Kathleen Edwards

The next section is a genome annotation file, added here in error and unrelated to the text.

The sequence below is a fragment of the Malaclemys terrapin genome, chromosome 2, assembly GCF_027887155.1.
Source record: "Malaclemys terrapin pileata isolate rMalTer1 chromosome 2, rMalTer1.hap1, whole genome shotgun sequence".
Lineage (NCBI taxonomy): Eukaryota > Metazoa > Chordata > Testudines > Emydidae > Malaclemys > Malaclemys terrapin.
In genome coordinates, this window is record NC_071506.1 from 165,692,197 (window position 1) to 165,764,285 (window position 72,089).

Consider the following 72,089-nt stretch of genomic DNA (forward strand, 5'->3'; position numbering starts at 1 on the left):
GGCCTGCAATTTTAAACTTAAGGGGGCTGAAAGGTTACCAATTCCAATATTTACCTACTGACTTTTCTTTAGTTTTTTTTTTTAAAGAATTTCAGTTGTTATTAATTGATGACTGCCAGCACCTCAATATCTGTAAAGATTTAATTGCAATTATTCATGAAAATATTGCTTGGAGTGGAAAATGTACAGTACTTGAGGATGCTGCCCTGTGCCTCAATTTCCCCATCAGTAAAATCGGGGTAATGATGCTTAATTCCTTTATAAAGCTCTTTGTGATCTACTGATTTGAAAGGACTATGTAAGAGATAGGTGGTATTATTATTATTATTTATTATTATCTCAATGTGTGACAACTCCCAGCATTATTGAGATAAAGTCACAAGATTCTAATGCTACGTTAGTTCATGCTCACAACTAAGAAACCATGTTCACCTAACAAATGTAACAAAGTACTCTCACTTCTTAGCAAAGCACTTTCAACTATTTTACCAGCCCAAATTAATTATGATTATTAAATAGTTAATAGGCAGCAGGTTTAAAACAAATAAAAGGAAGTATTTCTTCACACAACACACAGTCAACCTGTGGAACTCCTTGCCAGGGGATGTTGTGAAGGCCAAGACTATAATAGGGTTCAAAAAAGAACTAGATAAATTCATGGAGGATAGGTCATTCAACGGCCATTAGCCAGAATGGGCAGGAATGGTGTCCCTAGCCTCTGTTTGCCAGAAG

Kathleen Edwards After being hailed as one of the finest and most distinctive singer-songwriters to emerge in 2003, Kathleen Edwards is poised to vault to the front rank of contemporary music with her superlative sophomore album, Back To Me. Back To Me (out March 1 on Zoë/Rounder) features 11 new songs that cover an ambitious range of themes, styles and emotions: from the brash bracingly-delivered self-confidence of the driving title cut to unique takes on matters of the heart on “Old Time Sake” and “Summerlong” to the bruised emotions of “Independent Thief” and “Away,” climaxing with the hard-earned wisdom of “Good Things.” The New York Times praised Edwards as a writer whose songs can “pare situations down to a few dozen words while they push country-rock towards its primal impulses of thump and twang," and on Back To Me, she once again demonstrates that she can rock hard but also move a listener with heart stopping insights. “It's always been important to me that my records work as an album – that it isn't just a collection of songs, but something that creates a real, vivid, three-dimensional portrait. And I don't want to rely on the same dynamic and style on every song. I want to use every crayon in the box, and I feel like I accomplished that with Back To Me,” says Edwards. The 26-year-old singer-songwriter's 2003 debut Failer started as an indie project recorded with friends in the Ottawa music scene. It was released by MapleMusic in Canada and Zoë/Rounder in the U.S., and on the strength of three singles – “Six O'Clock News,” “One More Song The Radio Won't Like” and “Hockey Skates” – Failer was acclaimed as one of the finest debut records in recent memory. No Depression said the album marked “the arrival of a rare talent.” Rolling Stone declared her one of year's most promising new acts and Blender said Failer's songs possessed “an indefinable pull that makes you love the characters they describe, no matter how fucked up they are.” Edwards toured relentlessly with Failer, collecting an armload of accolades and fans around the world. “Failer was made really without any preconceptions or expectations,” says Edwards. “I was just working with my friends and trying to make the best record I could. I don't think even in my wildest dreams I imagined I'd end up on Letterman and Leno, touring everywhere and opening for The Stones and AC/DC and Bob Dylan. I wasn't aiming for any of that, but it all happened.” "When it came time to make Back To Me, I tried to put all that aside and really focused on the job at hand, which is writing and recording songs that say what I want to say and making music with my friends and people I trust and admire,” Edwards says. The album was mixed in Los Angeles by Jim Scott (Tom Petty, Whiskeytown) and was recorded over the course of nine months at Toronto's Reaction studio, with Edwards' touring band (Colin Cripps – guitar, Kevin McCarragher – bass, Joel Anderson – drums) providing core support. Production was handled by Cripps, and guests on the record include My Morning Jacket's Jim James (who lends his voice to “Independent Thief”), keyboardists Benmont Tench (best known for his work with Tom Petty's Heartbreakers – a favorite of Edwards'), Pierre Marchand (Sarah McLachlan) and Richard Bell (The Band, Janis Joplin). Edwards' pal, Ottawa-based singer songwriter Jim Bryson, sings on “Summerlong” and she also covers Bryson's “Somewhere Else.” Edwards says Cripps was crucial to ensuring Back To Me delivered on Failer's promise. “Colin knows me so well, knows my songs better than anyone, and he stayed true to making the album that I wanted to make. I knew I could trust him and that made everything come together really naturally." The leadoff track, “In State,” echoes back to Failer's opening cut, “Six O'Clock News.” “I was just imagining what might have led up to the police standoff in 'Six O'Clock News.' It's a very different kind of song, but I wanted to explore how someone gets into that kind of desperate situation.” “Pink Emerson Radio” examines her own relocation to Toronto as well as recalling a long-ago escape from an apartment fire. “I just instinctively grabbed my violin and my guitar. Those situations test you; they force you to define what matters in your life.” “Independent Thief” and “Old Time Sake” (the latter co-written with Peter Cash of The Cash Brothers) are haunted by the ghost of past relationships, whereas “Away” audibly aches for the comfort of distant friends. Edwards' describes the buoyant “Summerlong” as “probably the most straightforward I'm-in-love song I will ever write.” If there's a theme running through the album, it is absence; not surprising from someone who put in over 200 shows in support of Failer and spent the early part of her life traveling with her family. Her father served as a Canadian diplomat and the Edwards clan spent years in both Korea and Switzerland. During that time she studied classical violin but when she returned to Ottawa, she picked up the guitar and began writing songs. “Good Things” touches on the comforts of family (There are some things that I believe/Like if you've got nothing you've still got your family) and was inspired by her brother. As surely as Edwards was able to return her focus to her songwriting and recording, the songs on Back To Me acknowledge that, for her personally, some things have changed. “The song 'Away' was written on one of the few days off I had from touring last year,” she says. “The toughest part of touring for me was the fact that I wasn't returning to what had been my home for so long, and my friends weren't around. I covered Jim Bryson's song 'Somewhere Else' because it was a song I always connected with, especially because it was about dislocation. 'Copied Keys' is a song I wrote when I had just started living in Toronto, and now that I look back, I realize that a new chapter in my life was starting, and that the song really shows how reluctant I was to accept it." If there's one thing Edwards' travels showed her, though, it is that the music world, too, is ripe for change. “I do get a sense that there is a change coming. People are getting tired of a lot of the safe, predictable, plastic music that has been shoved at them in recent years. They responded to my record and I know there's this big reservoir of music, and of music lovers, that have been waiting for something new, something a little more substantial. As a music fan, I'm hoping that change does happen. And as singer and songwriter, I'd love to be a part of it.” Or, as she sings on Back To Me's title cut: I've got ways to make you sing my songs/Ones I ain't written yet/I've got lights you've never seen/I've got moves I've never used/I've got ways to make you come/Back To Me. So welcome back, Kathleen Edwards.